Tips for Nailing the Perfect Beer Photo Like a Pro
A couple of #beerporn professionals weigh in.
Written by Alex Weaver
Photography by Cory Smith
There’s a reason the #foodporn hashtag on Instagram has well over 100,000,000 posts and counting: People love eating, but more than that they love proving to other people how much they love eating and how #amazing all the shit they eat is. It’s become a self-fulfilling prophecy — eat to Insta, Insta to eat.
It shouldn’t be a surprise that people are into snapping the perfect beer photo, too. After all, there are, like, a million craft breweries in the U.S. right now; it was only a matter of time before the social media one-upmanship permeated the ranks of #craftbeer.
Which is fucking great, if you ask me. Great beer deserves to be shared. One issue encountered all too often, however, is an Instagram stream populated with mostly terrible beer photos. The intention was great, but the skill set — perhaps a bit lacking.
“Good photography is important because it opens a door to the inside world of what we do as employees of the brewery, and as people who live in Maine. And when we say ‘good photography’ we’re referring to photos that tell some sort of story,” Mat Trogner, creative manager at Allagash Brewing Co., tells me. “Whether that means documenting a part of the beer-making process, finding a cool moment at a brewery event, or even just capturing a gorgeous sunrise, it all counts.”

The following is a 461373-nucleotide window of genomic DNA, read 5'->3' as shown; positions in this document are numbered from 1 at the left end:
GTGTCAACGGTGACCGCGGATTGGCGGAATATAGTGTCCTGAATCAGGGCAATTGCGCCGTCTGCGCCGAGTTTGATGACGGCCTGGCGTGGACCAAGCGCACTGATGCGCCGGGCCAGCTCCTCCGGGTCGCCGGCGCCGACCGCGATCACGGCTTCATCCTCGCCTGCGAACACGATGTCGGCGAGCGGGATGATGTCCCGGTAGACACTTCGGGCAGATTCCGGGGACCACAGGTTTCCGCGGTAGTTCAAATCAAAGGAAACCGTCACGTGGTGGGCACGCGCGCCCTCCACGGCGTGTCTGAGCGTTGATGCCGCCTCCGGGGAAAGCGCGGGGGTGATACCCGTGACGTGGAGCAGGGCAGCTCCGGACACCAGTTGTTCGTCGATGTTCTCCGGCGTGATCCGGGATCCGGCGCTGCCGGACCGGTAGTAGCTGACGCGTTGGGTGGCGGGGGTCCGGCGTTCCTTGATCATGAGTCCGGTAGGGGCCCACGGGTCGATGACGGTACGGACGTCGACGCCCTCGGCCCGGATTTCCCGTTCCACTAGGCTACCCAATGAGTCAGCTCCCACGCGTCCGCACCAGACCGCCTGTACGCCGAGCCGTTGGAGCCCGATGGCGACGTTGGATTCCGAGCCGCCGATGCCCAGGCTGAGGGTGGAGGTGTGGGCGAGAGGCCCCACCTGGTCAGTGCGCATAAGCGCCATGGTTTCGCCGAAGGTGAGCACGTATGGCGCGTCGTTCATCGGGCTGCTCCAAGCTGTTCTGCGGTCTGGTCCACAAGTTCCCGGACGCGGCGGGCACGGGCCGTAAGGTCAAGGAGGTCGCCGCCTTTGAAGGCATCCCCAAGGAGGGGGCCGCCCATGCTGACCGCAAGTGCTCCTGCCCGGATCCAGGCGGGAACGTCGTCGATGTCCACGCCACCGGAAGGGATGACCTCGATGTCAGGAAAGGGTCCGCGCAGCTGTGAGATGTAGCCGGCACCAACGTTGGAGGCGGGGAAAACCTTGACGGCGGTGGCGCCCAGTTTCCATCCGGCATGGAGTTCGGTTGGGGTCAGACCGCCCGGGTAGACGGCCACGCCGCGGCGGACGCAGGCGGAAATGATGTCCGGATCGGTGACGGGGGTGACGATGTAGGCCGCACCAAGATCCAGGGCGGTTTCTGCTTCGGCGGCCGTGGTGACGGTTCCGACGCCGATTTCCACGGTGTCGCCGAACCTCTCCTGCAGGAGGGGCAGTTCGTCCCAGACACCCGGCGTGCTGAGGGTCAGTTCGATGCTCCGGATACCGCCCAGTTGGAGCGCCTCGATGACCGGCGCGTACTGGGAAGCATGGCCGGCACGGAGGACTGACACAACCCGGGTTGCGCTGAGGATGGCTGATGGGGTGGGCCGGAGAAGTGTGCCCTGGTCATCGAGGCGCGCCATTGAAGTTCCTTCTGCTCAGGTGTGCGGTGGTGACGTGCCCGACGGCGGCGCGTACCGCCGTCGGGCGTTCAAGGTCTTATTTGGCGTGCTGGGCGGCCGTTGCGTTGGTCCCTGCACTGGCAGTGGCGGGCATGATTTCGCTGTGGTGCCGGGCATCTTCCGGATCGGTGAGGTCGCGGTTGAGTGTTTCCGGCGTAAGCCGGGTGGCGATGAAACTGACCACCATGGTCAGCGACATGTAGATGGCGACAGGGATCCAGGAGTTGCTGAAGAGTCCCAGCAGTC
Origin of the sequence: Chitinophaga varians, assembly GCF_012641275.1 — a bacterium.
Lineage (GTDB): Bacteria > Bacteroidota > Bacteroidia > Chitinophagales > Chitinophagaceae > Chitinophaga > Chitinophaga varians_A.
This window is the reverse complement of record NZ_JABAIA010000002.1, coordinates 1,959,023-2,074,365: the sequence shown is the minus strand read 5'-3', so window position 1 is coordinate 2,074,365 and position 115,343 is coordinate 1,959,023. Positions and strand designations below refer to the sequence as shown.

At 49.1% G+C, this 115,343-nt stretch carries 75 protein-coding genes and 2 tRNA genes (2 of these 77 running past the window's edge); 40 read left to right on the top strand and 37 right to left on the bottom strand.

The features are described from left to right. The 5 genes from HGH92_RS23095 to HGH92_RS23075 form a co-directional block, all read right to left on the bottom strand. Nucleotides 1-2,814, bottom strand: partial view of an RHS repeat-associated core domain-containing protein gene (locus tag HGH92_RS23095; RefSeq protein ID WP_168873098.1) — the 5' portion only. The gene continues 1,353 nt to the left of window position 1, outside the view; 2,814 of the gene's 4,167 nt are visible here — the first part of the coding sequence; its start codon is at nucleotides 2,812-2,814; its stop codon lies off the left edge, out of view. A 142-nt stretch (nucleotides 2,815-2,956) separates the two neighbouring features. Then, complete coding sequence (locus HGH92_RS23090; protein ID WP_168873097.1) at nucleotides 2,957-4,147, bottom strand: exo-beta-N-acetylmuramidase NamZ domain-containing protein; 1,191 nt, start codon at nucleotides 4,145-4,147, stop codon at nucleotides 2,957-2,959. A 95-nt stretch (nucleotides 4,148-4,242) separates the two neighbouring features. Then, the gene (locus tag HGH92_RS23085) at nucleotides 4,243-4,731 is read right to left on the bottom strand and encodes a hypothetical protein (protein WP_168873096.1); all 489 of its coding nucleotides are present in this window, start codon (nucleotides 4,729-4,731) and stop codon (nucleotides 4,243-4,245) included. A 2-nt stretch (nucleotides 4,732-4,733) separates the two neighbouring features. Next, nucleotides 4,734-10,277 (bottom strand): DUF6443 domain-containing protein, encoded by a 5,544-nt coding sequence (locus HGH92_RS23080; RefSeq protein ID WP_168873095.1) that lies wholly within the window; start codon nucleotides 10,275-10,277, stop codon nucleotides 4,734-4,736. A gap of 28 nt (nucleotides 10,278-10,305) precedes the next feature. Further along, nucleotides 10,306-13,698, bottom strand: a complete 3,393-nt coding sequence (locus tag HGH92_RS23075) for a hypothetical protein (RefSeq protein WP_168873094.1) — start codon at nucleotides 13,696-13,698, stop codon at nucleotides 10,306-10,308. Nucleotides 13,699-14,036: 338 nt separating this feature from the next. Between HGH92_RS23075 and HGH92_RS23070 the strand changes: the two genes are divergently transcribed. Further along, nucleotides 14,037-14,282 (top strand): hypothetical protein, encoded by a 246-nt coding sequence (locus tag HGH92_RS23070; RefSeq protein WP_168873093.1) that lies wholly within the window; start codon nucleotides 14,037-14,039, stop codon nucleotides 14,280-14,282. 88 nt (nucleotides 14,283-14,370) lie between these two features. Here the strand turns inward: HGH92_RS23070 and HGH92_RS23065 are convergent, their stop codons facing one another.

Consistency of quality is a good mantra to live by when photographing beer, or anything else for that matter. For a few more specific tips, we turned to Brooklyn-based beer photographer and man behind Instagram handle @bkbeerguy, Cory Smith.
“I don’t think there’s any one solution, silver bullet idea to making a great beer photo. So many things can factor into what people react to,” Smith tells me. “So for me, I just try to make the most interesting image I can with the beer and conditions in mind.”
Smith’s Top 3 Tips:
1. Make the frame interesting. There’s more to an image than just the beer, and any number of external elements can help make the shot appealing. Consider lighting, consider backgrounds, consider surface texture. All of these things go into the totality of the shot.
2. Have a story. This may or may not work for everyone, but as a writer, I love to read why a shot was taken and I suspect many enjoy that contextual information as well. A beer on a table is a beer on a table. But a beer on a table, at the grand opening of a new brewery, with groups of happy people all enjoying the new space creates a story for the viewer, it puts them in the moment. In the “double tap, swipe up” speed of Instagram, this may not always work. But for those who stick around, it’s rewarding.
3. Have a central character. Too often there’s a lot we want to communicate in one photo. The constraints of Instagram, particularly size, can diminish photo effectiveness if you attempt to capture too much. I always try to create clear focus. Sometimes the focus is the entire image, and that’s okay, but going into the shot with that in mind is helpful.